Areas of disruption
PGx can disrupt the way physicians prescribe drugs by introducing another round of lab testing between diagnosis and prescribing. However, this enables clinicians to tailor care to what is most likely to work for individuals, reducing adverse drug reactions, trial-and-error prescribing patterns, and avoidable costs in disease management.
There are also workforce implications when implementing pharmacogenomics. Because genetic testing requires an addition of another round of testing to be managed by the care team, this may pose both a staffing and administrative burden.
Pharmacogenomics isn’t applicable to all marketed drugs, and thus will need to undergo rigorous evaluation to justify costs. This will need to be on a case-by-case basis so that payers are able to justify investing resources in research and development of pharmacogenomics and make reimbursement decisions based on the evidence.
Although reimbursement is an evolving landscape for PGx, it is most commonly accepted for specific therapeutic areas- care in oncology, CV, and mental health where cost-effective evidence is most abundant. There will be difficulty in developing payment models for pharmacogenomic based therapies in therapeutic areas outside of these.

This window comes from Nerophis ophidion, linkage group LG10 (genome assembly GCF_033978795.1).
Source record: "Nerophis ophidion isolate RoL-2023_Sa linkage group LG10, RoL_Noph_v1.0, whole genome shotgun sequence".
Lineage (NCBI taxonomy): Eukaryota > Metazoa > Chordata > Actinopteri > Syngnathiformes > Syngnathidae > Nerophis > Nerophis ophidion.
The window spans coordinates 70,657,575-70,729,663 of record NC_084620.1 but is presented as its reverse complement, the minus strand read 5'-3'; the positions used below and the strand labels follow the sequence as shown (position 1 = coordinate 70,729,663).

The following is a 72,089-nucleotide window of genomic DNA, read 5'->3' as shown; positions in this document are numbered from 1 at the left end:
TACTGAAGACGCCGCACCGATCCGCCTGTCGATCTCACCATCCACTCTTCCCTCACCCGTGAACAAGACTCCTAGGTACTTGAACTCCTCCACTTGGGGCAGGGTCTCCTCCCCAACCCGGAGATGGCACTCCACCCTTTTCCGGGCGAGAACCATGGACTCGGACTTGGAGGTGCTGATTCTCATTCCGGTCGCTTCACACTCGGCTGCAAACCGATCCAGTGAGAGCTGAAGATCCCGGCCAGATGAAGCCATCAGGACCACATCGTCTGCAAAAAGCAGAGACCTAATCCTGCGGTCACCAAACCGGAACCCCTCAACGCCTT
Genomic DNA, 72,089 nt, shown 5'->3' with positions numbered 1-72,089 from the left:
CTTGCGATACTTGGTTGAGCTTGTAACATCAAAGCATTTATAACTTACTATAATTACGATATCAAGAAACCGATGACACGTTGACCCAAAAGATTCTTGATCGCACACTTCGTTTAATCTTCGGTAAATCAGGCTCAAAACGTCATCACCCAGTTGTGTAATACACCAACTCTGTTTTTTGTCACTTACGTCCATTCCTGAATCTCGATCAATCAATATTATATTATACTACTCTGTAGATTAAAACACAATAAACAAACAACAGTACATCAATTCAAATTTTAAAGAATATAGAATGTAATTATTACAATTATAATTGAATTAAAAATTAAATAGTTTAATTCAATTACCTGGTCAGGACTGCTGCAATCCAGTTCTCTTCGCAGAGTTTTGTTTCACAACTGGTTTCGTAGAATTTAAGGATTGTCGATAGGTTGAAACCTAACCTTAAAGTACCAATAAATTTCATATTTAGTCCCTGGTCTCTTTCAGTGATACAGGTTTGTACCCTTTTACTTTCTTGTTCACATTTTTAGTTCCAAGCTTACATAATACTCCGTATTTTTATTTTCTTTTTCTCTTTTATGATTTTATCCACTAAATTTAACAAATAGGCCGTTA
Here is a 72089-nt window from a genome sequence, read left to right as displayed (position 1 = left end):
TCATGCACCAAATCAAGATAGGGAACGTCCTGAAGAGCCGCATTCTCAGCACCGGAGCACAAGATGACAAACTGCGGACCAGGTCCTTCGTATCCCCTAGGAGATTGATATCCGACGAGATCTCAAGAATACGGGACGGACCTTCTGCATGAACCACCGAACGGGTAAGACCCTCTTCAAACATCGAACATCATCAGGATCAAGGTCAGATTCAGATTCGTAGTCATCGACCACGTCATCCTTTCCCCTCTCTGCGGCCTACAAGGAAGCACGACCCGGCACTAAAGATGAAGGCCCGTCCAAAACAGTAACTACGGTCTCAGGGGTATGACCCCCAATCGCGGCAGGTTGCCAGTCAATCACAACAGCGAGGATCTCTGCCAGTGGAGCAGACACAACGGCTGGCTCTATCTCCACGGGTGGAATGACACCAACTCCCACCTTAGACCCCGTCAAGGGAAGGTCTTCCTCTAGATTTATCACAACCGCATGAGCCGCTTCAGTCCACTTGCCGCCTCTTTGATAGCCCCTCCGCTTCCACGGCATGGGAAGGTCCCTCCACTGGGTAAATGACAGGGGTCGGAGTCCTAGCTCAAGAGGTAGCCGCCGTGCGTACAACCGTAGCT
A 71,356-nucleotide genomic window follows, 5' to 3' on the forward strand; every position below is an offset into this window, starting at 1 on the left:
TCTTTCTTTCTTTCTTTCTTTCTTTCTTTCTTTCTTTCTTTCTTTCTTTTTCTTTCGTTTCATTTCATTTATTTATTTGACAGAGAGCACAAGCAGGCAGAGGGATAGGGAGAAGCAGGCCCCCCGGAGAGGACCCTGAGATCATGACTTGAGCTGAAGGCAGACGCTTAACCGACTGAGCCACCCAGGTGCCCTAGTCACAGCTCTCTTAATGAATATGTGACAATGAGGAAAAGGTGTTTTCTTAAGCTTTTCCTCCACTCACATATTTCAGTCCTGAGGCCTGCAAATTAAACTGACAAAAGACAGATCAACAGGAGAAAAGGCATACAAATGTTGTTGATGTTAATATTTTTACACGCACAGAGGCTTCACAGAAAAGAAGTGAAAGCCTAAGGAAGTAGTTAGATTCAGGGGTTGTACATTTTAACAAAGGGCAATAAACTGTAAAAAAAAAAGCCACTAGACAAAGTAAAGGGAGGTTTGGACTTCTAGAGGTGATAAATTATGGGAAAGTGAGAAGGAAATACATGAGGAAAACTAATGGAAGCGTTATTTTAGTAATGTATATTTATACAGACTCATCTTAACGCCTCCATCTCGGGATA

Additionally, genetic testing is expensive, and plans are still figuring out when paying for these tests is worthwhile.
Currently, coverage can vary greatly and depends mostly on drug-gene evidence. The large amounts of genomic data that is collected will need more rigorous review, standardization, and protocols in place for every step in the process, from data collection to processing, analysis, and interpretation. This can place challenges on workforce shortages, burnout, and more.
Another challenge is that although pharmacogenomics holds the promise to enhance patient care by enabling treatments tailored to genetic make-up and lowering risk of serious adverse events, the evidence is still new and clinicians may not fully understand the ripple effects of looking into a patient’s genome. Rates of genomic literacy among should be improved upon, so that there isn’t a widening gap in knowledge when translating this to the patient.
A note on health equity
PGx has the potential to support health equity efforts if there is adequate representation in clinical trial data and evidence.
However, some new therapies or tests may be taken up less quickly and in lower numbers in more underserved and minority populations due to barriers in access, availability, ability to pay privately, and lack of understanding of healthcare information. This may result in studying drugs in groups on specific populations, as a result, frustrate health equity efforts.